In early April 2021, the Central Bank of Nigeria (CBN) issued a circular warning Nigerian institutions to stop the practice of rejecting old or lower denomination USD notes. The CBN issued the warning after it became “inundated with complaints from members of the public on the rejection of such notes by banks and other authorized forex dealers.”
In the circular issued by Ahmed Umar, a director in the CBN’s Currency Operations Department, the central bank says it will sanction institutions that “refuse to accept old series/lower denominations U.S. dollar bills from their customers.”
Furthermore, the CBN warned against the same institutions to cease the practice of defacing/stamping USD notes as these “always fail authentication tests during processing or sorting.”
In the meantime, Nigeria is not the only inflation hit African country to face this predicament. In Zimbabwe, which has similarly seen the value of its currency plunge in the past few years, rejection of old or torn U.S. dollars continues to be a problem. At one point, the U.S. Embassy in Harare was forced to issue a statement reassuring Zimbabweans that all U.S. notes remain legal tender regardless of when they were issued.
In its September 2020 statement, the U.S. Embassy said:
Any badly soiled, dirty, defaced, disintegrated, limp, torn, or worn-out currency note that is clearly more than one-half of the original note, and does not require special examination to determine its value, is not considered mutilated.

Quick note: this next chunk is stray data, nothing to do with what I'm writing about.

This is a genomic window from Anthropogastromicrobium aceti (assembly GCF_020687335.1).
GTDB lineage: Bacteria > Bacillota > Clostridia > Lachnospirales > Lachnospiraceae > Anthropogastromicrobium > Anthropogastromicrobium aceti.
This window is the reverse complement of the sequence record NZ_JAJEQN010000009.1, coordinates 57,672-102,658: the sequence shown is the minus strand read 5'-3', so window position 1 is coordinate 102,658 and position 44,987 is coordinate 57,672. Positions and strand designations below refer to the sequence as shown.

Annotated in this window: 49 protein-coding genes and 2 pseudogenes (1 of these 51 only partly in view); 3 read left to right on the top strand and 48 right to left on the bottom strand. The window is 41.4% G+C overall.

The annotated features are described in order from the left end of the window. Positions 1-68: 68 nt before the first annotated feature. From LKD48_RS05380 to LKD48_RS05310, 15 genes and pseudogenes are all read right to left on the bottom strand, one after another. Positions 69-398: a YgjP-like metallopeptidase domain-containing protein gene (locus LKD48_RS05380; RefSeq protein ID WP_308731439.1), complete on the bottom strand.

This message was later reaffirmed by the Reserve of Bank of Zimbabwe (RBZ) in December 2020 as it attempted to end the practice.
Yet despite these assurances, torn or worn out USD notes continue to be rejected by businesses and the general public. In addition, this continuing rejection of old or worn-out USD banknotes has created a new black market for such currencies. As noted by one report, some Zimbabwean currency dealers are demanding a premium of up to 50% on some torn or old USD banknote.
While the U.S. dollar is a widely accepted alternative to the local fiat currencies, it is such shortcomings that make cryptocurrencies an even better option. For instance, in addition to being immune to local inflation and depreciation, crypto assets like bitcoin (BTC) or bitcoin cash (BCH) enable users to pay for any amount without worrying about the lower denomination dollars or torn notes they might get as change.
In instances where one needs to make payments across borders, cryptocurrencies again prove to be a better option because the recipient will get paid the exact amount that is due to them. As central banks in Nigeria and Zimbabwe have learned, coercion will not force people to accept any currency, including the U.S. dollar.
Instead, it is innovative and secure money that has a better chance of overcoming this challenge.